In the US, bladder cancer is the fourth most common type of cancer in men and the ninth most common cancer in women. Non-muscle invasive bladder cancer (NMIBC) begins and stays in the cells lining the bladder without growing into the deeper main muscle layer of the bladder, and accounts for the majority (70-80%) of patients diagnosed with bladder cancer. Bladder cancer has the highest recurrence rate of any malignancy. Although NMIBC is a relatively benign disease, it recurs in 50-70% of patients, of which 10-20% eventually progress to high-grade muscle-invasive disease. More than 1 million patients in the US and Europe are estimated to be affected by the disease.

Non-alcoholic fatty liver disease is a condition ranging from benign lipid accumulation in the liver (steatosis) to steatosis combined with inflammation. The latter is referred to as non-alcoholic steatohepatitis (NASH). NASH is viewed as the hepatic component of metabolic syndrome. Estimates from the USA are that 5.7% to 17% of all adults have NASH, while 17% to 33% of Americans have NAFLD. As obesity and insulin resistance reach epidemic proportions in industrialized countries, the prevalence of both NAFLD and NASH is increasing and is therefore considered to be a major health hazard. Steatosis alone is considered a relatively benign condition for the liver itself and is also a reversible condition. However, the transition towards NASH represents a key step in the pathogenesis, as it sets the stage for further damage to the liver, such as fibrosis, cirrhosis and liver cancer. While the mechanisms leading to steatosis are well described, little is known about the actual risk factors that drive hepatic inflammation during the progression to NASH. Consequently, therapeutic options are poor.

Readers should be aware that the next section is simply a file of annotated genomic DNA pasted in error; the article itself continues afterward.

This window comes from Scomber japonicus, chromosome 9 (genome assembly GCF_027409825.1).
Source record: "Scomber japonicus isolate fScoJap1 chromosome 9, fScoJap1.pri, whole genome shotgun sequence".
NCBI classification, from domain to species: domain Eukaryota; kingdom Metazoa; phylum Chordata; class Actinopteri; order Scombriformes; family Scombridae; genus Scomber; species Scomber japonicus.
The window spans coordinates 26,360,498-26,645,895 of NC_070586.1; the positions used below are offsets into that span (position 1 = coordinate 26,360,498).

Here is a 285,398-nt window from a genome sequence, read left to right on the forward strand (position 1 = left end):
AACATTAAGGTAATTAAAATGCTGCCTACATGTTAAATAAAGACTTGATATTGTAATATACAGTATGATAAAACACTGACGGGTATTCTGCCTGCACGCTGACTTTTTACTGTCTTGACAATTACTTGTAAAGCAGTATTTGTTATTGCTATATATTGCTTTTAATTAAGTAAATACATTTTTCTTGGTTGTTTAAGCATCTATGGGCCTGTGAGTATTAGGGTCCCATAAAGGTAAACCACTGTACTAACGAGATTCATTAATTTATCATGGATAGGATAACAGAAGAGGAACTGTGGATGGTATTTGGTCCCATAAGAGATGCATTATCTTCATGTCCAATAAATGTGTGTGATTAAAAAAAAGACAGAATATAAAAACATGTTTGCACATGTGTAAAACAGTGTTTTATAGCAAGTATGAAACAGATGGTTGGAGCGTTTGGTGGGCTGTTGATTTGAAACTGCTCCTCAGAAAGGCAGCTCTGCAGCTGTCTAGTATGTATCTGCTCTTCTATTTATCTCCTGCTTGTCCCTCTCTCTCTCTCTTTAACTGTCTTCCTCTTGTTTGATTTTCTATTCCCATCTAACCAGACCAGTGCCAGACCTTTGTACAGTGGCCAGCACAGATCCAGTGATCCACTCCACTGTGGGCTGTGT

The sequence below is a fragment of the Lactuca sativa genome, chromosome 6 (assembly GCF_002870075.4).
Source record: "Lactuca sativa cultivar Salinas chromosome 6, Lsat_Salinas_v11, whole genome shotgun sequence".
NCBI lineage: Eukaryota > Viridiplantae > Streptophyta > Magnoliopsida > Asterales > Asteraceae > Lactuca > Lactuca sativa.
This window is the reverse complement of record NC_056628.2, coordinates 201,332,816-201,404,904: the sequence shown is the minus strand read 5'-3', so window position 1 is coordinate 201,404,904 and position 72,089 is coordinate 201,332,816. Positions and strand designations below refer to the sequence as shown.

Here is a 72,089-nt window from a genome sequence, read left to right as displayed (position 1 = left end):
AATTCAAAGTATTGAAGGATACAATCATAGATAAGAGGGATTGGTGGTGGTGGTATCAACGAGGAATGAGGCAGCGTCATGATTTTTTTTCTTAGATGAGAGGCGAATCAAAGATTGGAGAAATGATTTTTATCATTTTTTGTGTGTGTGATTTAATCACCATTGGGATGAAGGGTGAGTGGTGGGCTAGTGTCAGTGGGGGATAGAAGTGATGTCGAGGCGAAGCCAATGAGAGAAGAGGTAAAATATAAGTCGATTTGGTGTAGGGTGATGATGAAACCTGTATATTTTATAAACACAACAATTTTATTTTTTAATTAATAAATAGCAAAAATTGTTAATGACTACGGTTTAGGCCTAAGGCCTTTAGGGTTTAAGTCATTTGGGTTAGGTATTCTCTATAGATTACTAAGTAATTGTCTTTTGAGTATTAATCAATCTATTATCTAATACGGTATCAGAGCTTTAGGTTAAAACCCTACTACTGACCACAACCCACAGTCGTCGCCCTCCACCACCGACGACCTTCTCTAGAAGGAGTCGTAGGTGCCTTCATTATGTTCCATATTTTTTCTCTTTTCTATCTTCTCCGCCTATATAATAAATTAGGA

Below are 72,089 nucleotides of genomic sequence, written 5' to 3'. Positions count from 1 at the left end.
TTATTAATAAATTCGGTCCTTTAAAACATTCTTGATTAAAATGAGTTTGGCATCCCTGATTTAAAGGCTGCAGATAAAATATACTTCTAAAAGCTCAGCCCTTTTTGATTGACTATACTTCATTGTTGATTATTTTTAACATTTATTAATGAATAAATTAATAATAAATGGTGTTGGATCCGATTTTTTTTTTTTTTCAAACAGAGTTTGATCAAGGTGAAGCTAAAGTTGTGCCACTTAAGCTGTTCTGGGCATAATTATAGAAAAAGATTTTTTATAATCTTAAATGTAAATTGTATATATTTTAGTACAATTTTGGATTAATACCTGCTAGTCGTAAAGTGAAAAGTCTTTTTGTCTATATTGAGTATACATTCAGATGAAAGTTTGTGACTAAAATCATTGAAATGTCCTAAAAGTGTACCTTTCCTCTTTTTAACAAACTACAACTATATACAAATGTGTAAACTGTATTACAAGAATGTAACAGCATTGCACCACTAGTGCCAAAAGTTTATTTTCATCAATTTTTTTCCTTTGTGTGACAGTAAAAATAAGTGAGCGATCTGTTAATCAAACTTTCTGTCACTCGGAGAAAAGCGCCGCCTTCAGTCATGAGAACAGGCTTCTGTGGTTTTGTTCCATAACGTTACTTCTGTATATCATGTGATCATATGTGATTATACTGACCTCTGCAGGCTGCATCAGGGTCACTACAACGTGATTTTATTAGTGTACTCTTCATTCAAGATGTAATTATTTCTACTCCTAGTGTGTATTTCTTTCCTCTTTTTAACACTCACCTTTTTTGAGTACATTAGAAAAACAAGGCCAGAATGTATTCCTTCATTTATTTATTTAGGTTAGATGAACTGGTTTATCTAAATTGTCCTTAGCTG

Cachexia is a positive risk factor for death, meaning that if a patient has cachexia, the chance of death from the underlying condition is increased dramatically. Skeletal muscle atrophy is a nearly universal consequence of cancer. Cachexia is considered the immediate cause of death of a large proportion of cancer patients, ranging from 22% to 40% of cancer patients. The pathogenesis of cancer cachexia is poorly understood. Only limited treatment options exist for patients with clinical cancer cachexia. Current treatment strategies involve attempting to improve an individual's appetite using appetite stimulants and protein supplementation to provide the individual with required nutrients. The reversal of cancer cachexia and muscle wasting leads to prolonged survival, and with the ability to retain muscle mass and strength, it is believed that various forms of cancer treatment may be more effective, if only due to the fact that the cancer victim may be able to withstand the rigors of the various cancer treatments involved. Cachexia was overlooked for many years, with doctors directing their attention to the primary illness instead. Many, however, now view cachexia as a distinct, treatable condition.